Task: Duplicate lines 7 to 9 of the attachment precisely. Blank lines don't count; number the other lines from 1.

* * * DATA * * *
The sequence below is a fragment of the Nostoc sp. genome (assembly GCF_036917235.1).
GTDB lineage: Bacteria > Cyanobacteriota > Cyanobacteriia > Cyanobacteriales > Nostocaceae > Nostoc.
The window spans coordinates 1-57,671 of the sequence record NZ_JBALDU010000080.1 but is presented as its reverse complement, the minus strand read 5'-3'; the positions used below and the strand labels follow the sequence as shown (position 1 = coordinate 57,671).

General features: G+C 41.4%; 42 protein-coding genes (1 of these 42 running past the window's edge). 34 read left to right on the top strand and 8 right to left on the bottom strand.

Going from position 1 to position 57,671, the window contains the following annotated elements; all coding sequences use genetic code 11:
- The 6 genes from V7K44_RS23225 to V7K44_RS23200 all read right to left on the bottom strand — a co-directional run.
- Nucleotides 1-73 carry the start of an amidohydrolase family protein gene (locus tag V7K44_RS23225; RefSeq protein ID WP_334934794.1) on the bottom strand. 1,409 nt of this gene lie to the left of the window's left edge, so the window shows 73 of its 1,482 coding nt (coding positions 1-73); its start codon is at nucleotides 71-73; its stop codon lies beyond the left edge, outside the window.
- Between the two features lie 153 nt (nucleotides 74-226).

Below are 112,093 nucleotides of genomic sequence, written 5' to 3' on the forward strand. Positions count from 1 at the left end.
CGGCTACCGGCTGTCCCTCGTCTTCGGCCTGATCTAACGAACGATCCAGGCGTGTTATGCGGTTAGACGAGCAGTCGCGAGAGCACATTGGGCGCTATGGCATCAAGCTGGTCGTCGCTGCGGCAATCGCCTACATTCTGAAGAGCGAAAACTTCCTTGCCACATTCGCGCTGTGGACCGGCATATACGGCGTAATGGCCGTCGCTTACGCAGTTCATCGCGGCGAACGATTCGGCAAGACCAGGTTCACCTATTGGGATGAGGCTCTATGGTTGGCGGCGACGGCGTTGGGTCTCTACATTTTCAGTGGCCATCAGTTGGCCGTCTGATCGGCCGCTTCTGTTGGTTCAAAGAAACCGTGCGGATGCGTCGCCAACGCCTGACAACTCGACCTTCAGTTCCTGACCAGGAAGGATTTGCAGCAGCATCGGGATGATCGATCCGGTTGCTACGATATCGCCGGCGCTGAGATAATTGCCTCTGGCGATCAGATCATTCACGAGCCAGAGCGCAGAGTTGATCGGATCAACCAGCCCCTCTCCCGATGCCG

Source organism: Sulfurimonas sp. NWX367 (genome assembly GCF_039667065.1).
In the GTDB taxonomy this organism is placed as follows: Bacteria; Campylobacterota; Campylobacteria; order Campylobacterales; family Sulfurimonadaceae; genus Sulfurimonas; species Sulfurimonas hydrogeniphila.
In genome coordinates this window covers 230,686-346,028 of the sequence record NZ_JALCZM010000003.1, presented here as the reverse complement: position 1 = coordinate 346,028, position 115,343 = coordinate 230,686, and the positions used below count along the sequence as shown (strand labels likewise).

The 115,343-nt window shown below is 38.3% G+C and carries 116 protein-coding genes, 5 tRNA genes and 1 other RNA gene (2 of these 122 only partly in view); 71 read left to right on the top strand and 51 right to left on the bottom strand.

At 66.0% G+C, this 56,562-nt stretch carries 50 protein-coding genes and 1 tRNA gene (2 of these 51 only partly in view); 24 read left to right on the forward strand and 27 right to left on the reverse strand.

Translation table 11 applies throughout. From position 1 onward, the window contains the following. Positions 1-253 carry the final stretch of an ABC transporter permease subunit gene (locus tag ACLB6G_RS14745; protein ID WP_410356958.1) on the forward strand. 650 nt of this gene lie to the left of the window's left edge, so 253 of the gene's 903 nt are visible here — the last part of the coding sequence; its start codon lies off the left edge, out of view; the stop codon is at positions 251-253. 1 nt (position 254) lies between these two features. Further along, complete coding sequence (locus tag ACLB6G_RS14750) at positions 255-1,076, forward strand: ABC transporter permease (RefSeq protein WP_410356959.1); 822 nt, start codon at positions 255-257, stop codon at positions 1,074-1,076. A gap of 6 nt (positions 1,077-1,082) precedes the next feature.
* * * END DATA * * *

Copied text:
- Nucleotides 1-73 carry the start of an amidohydrolase family protein gene (locus tag V7K44_RS23225; RefSeq protein ID WP_334934794.1) on the bottom strand. 1,409 nt of this gene lie to the left of the window's left edge, so the window shows 73 of its 1,482 coding nt (coding positions 1-73); its start codon is at nucleotides 71-73; its stop codon lies beyond the left edge, outside the window.
- Between the two features lie 153 nt (nucleotides 74-226).

Below are 112,093 nucleotides of genomic sequence, written 5' to 3' on the forward strand. Positions count from 1 at the left end.